Cedar Rapids mayoral candidates speak out on diversity equity and inclusion
For the first time since announcing their campaigns, Mayor Brad Hart, Tiffany O’Donnell and Amara Andrews joined at a community event.
Hosted by the African American Professionals of Iowa, the community had the chance to ask the candidates about their perspective on diversity, equity, and inclusion. Many of the questions received were on the verdict of the George Floyd case and each candidate’s stance.
“A lot of the questions was wondering how do they feel about diversity- equity and inclusion- how do they plan to implement it and track it,” said president of African American Professionals, Brandon Jackson.
For candidate Amara Andrews, she said derecho recovery signifies a lack of equity between each neighborhood.
“You can go downtown and look around and you don’t see evidence of derecho. But if you go a mile in either direction and you can see there’s still trees there’s still houses that haven’t been repaired,” said Andrews.
Mayor Brad Hart said he is proud of the city’s recovery so far, and part of that is because of the help from the nine neighborhood associations. He said an active association keep crime down. The city works directly with them to find what is needed for each neighborhood.
“For every one of those neighborhood associations, the city has a liaison someone who goes and meets with them regularly, shares information for what’s going on with the city, takes information back to the city,” said Mayor Hart.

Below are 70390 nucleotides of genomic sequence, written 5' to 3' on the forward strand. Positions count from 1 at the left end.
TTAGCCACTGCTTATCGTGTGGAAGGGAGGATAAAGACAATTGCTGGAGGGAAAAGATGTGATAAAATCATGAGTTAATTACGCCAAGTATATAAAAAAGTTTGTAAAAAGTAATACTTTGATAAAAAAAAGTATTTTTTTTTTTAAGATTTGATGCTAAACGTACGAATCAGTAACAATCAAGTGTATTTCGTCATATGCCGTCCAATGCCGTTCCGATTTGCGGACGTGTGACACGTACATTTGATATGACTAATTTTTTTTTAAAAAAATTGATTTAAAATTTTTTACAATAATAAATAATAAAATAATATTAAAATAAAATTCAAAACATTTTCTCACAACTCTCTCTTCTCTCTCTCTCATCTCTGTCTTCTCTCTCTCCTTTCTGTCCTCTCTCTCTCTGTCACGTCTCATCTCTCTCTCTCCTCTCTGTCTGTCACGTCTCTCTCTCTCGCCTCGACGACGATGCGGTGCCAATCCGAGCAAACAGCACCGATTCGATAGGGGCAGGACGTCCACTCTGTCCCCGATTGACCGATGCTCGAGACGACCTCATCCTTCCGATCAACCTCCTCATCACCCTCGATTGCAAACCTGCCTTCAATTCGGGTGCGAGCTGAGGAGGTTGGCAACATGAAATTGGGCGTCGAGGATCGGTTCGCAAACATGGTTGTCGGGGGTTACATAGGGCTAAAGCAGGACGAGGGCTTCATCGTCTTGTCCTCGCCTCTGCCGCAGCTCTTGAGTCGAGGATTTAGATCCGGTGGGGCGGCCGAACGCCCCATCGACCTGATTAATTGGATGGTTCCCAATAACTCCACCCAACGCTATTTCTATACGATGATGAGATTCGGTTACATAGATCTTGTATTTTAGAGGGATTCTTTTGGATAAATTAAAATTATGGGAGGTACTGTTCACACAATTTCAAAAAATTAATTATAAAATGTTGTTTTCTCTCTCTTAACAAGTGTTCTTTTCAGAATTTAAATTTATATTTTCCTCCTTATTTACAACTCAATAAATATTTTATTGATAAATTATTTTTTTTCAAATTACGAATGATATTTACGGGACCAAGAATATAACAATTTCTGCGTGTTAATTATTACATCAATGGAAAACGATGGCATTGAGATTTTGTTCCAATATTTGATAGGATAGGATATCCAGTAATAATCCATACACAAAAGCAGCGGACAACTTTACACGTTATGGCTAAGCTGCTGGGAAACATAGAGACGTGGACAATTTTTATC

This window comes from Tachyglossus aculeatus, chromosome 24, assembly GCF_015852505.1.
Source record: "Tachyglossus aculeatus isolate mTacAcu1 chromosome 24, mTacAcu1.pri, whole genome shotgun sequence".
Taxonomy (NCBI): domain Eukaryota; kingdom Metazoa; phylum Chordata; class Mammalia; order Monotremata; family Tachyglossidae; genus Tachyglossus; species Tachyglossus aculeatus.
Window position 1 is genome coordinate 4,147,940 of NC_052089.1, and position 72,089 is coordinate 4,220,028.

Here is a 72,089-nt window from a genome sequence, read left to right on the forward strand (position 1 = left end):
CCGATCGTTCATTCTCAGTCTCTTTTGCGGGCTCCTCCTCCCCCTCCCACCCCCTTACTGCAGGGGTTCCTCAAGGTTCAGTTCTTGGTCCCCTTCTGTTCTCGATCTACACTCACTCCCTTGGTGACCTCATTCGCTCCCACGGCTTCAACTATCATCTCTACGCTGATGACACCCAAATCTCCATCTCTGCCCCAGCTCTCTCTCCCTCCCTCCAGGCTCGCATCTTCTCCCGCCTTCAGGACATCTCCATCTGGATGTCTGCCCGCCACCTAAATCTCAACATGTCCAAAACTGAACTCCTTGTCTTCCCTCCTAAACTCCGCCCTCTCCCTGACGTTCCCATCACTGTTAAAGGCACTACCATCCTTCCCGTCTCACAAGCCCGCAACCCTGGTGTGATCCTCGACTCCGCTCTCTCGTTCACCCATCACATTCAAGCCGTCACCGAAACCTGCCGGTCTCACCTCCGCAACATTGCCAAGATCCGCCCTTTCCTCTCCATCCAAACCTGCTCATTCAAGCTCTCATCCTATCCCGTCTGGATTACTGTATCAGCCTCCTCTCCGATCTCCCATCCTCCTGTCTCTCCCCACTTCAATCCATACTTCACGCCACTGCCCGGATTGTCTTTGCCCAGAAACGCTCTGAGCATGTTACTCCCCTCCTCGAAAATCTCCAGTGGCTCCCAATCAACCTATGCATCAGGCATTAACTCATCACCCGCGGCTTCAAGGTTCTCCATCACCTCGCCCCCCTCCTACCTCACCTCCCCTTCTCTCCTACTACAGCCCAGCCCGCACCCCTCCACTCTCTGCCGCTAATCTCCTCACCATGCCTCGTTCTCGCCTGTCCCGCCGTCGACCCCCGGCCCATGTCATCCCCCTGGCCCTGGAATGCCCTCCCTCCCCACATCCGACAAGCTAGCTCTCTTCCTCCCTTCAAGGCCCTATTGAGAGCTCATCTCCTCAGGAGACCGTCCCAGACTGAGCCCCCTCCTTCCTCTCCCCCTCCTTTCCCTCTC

The city posted the position for a diversity, equity, and inclusion officer nine months ago. Candidate Tiffany O’Donnell said she encourages the city to fill that position and increasing the amount of minority leaders.
“In terms of African American it’s around 20 African American employees in the city to 12 hundred plus white employees,” said O’Donnell.
Mayor Hart said diversity within leadership has increased since he stepped into the position in 2017. Andrews said to continue to see that increase, the city needs to focus on education in Cedar Rapids’ young adults.
“Investing in organizations to ensure that our young diverse talent is getting the resources that they need and that they feel that Cedar Rapids is a place they want to come back to and help lead,” said Andrews.
O’Donnell said growing that diversity will grow the community.
“It’s like that famous Field of Dreams quote, ‘If you build it, they will come.’ I believe if we have an inclusive and diverse community, it will come,” said O’Donnell.
The African American Professionals of Iowa said they plan to host similar events in the future so voters will know the impact those on the ballot plan to make on the issues that mean the most to them.